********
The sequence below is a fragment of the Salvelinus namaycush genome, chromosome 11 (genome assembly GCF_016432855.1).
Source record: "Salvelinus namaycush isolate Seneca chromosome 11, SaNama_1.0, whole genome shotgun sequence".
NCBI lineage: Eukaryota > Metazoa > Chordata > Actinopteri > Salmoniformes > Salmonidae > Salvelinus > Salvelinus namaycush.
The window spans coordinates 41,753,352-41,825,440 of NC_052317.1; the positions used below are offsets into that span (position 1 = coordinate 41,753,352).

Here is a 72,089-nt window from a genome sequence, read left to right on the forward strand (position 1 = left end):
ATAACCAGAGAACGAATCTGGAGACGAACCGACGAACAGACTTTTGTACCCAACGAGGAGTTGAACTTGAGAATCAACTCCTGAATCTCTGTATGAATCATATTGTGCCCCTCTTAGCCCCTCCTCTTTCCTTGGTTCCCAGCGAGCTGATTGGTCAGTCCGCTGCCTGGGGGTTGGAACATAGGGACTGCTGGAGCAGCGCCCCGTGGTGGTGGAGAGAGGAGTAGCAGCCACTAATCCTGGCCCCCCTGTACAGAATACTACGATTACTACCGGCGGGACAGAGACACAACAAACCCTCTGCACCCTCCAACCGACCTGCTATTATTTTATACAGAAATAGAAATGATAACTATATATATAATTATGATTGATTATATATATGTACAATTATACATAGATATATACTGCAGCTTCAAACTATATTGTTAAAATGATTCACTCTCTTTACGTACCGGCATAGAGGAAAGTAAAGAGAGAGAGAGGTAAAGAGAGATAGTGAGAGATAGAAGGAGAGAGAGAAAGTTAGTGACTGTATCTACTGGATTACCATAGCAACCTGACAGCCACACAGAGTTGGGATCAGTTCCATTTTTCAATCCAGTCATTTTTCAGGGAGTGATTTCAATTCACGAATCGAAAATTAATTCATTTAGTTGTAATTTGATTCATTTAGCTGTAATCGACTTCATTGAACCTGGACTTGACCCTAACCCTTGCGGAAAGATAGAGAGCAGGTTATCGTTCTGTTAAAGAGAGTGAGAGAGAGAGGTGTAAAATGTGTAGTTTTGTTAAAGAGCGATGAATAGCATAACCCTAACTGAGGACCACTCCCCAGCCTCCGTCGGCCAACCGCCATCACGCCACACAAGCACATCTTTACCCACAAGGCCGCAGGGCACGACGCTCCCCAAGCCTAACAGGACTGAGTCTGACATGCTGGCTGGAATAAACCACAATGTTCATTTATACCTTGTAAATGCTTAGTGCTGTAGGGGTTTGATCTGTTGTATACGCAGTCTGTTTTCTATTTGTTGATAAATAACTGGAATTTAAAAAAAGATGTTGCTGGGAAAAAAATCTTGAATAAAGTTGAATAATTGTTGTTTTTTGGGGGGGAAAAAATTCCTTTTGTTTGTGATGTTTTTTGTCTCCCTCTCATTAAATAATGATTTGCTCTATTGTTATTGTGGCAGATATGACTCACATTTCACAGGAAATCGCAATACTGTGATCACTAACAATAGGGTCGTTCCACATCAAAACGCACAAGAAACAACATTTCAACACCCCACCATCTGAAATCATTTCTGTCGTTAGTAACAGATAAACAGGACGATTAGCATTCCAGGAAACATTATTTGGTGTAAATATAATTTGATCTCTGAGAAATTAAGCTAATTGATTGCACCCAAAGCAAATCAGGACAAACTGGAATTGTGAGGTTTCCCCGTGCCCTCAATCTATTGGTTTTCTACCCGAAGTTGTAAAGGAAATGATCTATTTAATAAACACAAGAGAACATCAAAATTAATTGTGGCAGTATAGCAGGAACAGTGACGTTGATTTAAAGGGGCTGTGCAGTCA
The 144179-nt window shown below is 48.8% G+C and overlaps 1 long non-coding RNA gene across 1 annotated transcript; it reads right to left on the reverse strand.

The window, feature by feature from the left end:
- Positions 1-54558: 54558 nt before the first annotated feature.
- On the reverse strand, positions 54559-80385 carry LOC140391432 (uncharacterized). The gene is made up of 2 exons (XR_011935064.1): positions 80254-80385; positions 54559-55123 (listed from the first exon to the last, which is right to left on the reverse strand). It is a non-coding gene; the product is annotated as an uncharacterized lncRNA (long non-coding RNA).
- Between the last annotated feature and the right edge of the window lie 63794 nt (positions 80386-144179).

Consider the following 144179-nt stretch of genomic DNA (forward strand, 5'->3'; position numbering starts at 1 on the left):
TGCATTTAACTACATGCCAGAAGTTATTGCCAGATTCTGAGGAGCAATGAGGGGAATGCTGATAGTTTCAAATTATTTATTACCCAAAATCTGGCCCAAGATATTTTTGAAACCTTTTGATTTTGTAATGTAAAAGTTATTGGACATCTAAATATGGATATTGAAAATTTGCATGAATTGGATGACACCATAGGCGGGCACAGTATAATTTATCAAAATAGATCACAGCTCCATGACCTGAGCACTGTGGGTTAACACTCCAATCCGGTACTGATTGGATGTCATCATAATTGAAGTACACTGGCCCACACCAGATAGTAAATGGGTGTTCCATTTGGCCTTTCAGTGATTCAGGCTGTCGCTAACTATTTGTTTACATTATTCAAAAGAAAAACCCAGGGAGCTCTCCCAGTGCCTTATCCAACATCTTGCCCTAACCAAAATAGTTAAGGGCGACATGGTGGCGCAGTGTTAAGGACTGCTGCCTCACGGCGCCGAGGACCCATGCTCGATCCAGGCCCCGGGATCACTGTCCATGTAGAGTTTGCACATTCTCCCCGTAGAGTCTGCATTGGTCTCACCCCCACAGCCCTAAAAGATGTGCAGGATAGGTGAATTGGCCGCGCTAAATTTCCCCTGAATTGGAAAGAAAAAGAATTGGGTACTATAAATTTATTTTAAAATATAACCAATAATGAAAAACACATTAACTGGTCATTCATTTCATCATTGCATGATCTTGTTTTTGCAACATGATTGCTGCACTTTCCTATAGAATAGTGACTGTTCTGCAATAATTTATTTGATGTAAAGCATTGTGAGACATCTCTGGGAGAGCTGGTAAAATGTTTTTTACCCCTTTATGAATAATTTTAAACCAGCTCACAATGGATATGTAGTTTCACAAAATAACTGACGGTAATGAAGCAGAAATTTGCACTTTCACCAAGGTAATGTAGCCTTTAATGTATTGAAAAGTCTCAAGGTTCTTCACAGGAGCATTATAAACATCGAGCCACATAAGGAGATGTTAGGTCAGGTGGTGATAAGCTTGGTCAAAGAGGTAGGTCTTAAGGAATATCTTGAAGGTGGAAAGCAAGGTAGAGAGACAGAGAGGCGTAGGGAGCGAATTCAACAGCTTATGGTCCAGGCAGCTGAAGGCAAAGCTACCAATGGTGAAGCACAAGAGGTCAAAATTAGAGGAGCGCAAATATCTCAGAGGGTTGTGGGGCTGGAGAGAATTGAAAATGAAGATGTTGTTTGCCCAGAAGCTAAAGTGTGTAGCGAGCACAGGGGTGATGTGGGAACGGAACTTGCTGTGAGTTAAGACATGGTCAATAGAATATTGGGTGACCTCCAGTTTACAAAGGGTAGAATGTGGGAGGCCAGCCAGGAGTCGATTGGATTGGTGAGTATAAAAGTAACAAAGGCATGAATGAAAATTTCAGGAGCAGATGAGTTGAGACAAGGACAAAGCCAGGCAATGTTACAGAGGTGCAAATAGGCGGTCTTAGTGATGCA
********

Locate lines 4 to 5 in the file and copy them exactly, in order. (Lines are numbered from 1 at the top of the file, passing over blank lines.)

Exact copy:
The window spans coordinates 41,753,352-41,825,440 of NC_052317.1; the positions used below are offsets into that span (position 1 = coordinate 41,753,352).

Here is a 72,089-nt window from a genome sequence, read left to right on the forward strand (position 1 = left end):